More bad news

3 April 2001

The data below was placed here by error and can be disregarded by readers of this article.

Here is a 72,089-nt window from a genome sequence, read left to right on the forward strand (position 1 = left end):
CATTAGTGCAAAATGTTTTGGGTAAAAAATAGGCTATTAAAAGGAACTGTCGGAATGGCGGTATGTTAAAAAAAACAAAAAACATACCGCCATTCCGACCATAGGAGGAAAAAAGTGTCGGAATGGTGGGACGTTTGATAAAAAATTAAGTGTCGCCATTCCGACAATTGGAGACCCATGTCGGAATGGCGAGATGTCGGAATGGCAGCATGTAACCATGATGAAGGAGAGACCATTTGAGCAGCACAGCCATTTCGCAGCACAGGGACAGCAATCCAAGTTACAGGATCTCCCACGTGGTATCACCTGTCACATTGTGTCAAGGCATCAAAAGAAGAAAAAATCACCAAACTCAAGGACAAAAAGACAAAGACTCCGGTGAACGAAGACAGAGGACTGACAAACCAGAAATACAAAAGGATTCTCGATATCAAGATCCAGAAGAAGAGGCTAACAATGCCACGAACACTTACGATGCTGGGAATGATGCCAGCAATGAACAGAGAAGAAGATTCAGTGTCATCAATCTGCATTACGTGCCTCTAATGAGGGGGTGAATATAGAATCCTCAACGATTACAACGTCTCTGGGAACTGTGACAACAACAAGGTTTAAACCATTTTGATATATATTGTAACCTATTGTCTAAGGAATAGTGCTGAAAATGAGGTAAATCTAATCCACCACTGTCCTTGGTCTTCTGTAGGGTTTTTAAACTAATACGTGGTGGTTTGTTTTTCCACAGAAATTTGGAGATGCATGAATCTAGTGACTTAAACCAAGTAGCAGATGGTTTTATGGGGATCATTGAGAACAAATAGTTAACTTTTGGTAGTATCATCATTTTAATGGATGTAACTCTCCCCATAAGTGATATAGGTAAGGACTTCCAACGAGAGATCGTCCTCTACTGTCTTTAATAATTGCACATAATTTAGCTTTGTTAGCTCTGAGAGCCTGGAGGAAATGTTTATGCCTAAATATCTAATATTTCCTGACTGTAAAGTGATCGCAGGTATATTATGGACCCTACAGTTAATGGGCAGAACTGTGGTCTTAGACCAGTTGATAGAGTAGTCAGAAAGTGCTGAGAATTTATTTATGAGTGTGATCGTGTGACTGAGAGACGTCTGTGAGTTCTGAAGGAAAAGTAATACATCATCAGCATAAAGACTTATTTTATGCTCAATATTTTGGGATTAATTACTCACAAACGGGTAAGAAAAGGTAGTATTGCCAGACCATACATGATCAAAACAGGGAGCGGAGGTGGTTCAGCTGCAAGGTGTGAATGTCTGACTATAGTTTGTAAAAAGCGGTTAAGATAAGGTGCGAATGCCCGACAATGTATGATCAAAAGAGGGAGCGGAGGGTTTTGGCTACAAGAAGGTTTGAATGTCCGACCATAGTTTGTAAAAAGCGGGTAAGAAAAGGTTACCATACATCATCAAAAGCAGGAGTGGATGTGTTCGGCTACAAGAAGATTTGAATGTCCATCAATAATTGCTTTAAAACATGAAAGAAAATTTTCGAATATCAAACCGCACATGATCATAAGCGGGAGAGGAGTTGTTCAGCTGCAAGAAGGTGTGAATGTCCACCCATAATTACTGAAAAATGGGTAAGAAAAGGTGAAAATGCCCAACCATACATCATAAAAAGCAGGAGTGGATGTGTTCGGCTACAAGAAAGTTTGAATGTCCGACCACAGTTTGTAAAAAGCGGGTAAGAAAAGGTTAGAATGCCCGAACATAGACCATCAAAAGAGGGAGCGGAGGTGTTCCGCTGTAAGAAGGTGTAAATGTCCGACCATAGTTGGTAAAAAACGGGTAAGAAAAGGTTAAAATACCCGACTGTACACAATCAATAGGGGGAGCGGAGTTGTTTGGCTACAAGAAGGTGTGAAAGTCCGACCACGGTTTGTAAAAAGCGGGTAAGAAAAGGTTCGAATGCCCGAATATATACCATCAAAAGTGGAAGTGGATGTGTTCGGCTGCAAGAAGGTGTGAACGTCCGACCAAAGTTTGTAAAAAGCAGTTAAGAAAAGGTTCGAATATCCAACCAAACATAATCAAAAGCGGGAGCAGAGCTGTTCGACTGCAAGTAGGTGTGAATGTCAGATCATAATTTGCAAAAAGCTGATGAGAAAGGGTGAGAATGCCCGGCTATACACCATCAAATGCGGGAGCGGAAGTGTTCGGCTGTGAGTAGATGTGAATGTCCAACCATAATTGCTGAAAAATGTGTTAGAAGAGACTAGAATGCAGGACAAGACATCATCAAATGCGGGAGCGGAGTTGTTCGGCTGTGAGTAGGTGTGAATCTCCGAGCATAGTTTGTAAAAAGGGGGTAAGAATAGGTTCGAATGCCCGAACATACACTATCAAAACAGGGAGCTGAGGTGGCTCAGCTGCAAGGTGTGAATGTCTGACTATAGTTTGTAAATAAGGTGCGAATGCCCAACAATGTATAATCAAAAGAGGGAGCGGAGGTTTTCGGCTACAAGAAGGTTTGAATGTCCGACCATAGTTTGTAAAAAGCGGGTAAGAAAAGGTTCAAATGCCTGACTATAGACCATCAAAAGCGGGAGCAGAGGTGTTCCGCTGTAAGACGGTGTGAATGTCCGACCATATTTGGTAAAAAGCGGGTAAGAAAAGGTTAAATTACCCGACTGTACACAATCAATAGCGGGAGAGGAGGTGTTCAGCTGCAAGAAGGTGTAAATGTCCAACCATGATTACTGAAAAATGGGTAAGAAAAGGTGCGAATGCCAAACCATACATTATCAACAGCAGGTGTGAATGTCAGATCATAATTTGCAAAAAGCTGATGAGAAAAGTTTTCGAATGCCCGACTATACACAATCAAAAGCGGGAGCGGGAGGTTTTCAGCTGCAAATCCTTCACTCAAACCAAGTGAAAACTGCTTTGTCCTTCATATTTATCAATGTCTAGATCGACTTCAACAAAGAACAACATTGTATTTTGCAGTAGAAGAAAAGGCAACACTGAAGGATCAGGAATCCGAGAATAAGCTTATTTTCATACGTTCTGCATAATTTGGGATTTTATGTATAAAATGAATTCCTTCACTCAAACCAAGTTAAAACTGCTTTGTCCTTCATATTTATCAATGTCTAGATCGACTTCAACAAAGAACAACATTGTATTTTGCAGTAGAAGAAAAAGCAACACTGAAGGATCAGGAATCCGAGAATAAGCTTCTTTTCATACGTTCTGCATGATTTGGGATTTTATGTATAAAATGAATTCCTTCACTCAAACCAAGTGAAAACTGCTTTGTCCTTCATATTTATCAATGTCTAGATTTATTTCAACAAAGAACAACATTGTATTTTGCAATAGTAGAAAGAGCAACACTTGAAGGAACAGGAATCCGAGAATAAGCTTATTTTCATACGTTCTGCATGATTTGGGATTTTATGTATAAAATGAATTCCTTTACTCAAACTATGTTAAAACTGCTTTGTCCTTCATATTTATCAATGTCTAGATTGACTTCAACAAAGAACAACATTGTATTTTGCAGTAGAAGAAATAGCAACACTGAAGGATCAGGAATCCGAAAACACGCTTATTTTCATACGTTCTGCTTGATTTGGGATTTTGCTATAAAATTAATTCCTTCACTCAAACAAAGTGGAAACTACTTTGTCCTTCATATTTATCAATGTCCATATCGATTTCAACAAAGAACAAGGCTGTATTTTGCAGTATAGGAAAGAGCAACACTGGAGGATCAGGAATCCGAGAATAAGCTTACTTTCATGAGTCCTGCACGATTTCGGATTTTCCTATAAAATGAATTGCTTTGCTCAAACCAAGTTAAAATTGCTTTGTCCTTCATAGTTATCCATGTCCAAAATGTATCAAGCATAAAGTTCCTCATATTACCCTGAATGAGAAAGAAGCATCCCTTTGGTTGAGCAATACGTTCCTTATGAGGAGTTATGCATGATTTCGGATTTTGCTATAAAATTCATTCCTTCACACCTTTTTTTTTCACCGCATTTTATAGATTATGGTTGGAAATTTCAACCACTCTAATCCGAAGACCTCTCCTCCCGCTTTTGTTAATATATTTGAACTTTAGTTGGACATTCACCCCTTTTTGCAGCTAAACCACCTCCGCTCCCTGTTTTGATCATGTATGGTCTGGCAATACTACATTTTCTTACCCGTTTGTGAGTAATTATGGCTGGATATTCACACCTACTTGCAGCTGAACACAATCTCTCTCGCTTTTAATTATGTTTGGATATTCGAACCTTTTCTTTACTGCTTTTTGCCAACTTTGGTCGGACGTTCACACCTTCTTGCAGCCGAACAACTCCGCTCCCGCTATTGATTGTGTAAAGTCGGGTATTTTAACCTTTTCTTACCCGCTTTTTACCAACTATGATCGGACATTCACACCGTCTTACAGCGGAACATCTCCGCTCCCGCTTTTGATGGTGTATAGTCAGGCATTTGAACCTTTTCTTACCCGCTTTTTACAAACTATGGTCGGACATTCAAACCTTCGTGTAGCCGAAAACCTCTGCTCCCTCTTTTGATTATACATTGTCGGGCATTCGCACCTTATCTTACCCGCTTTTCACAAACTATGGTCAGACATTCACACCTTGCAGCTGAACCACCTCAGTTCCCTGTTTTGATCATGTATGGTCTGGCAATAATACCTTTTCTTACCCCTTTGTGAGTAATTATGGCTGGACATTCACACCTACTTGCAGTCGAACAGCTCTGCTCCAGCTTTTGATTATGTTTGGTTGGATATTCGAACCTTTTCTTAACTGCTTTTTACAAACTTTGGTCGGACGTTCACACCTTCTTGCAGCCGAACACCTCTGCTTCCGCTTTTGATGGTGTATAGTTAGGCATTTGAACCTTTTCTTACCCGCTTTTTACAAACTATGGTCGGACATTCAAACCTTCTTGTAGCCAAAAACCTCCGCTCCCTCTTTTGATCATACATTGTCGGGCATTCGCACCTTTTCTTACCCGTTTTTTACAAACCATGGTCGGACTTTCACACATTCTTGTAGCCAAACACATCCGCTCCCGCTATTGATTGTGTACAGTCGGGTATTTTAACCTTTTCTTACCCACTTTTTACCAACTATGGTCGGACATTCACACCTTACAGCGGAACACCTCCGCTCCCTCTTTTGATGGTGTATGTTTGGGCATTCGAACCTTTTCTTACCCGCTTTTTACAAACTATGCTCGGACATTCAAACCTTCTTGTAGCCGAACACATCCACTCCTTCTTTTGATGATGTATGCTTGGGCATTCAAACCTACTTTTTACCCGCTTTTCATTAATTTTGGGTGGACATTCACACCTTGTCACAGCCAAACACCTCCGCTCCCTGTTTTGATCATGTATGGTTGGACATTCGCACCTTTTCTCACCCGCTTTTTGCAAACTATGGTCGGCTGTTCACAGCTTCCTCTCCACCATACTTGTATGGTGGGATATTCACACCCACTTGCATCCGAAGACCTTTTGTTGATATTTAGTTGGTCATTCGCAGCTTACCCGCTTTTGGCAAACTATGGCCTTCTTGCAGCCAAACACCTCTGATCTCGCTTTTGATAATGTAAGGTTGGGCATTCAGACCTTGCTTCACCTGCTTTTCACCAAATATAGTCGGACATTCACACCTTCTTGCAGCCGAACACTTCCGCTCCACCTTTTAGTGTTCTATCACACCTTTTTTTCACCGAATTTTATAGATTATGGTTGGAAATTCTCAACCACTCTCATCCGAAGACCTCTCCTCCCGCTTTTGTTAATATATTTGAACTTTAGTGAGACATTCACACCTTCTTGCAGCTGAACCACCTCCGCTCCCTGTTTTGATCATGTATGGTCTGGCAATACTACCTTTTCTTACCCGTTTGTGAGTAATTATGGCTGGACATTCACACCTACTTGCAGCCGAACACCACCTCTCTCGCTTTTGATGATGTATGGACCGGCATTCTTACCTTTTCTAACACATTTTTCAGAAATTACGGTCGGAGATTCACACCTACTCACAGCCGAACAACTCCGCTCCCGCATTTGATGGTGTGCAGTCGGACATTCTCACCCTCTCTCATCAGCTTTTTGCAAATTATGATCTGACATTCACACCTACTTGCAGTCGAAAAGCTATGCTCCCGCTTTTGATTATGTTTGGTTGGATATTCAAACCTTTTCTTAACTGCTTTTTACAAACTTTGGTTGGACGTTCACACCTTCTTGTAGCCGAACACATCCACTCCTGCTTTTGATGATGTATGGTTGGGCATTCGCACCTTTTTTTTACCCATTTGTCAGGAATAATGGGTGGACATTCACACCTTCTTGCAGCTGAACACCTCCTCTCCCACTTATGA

Livestock farmers in Britain must be wishing they had left animal husbandry years ago. It has been one disaster after another and has bought the farming industry to its knees. It may never completely recover from this latest, awful outbreak of Foot and Mouth Disease. How did it get to England and where from? In South Africa the same virulent Asian strain was traced to food waste illegally offloaded from an Asian boat. In the UK imports of cheap meat from countries which have suffered outbreaks of this highly contageous disease are being investigated. Though this trade is theoretically legal under free trade rules, strict controls are permitted to protect human and animal health. And Foot and Mouth is one of the most infectious diseases to strike cloven hooved animals. With regard to BSE, the incidence has been blamed entirely on Britain and while contaminated feedstuff undoubtedly exaccerbated the spread of the disease to epidemic proportions, the likelihood is that BSE had been in existence long before the first case was recognised in an 18 year old cow in 1985. Dr David Brown, a senior fellow at the department of biochemistry, University of Cambridge, claims that BSE was not caused by the transmission of scrapie to cattle, vCJD is not caused by eating infected beef and BSE-infected rendered animal feed did not cause all current BSE. 'BSE-infected offal has not been fed to cows in Europe for five years, yet the ages of some of the affected animals placed their births after the total offal ban in 1996.' According to Dr Brown there is a strong possibility that BSE and vCJD can be transmitted from the mother to her young or through the ingestion of cow's milk. A chilling thought! 'The udders of BSE infected-cows should be investigated to see if the disease specific protein is present, but there is currently no published research. 'Despite the millions of pounds spent on research in the UK each year, under the assumption that BSE is the cause of vCJD, the critical experiments to verify what everyone seems to take for granted have either not been carried out or have not been made public.' I look forward to seeing you all at the APLF.

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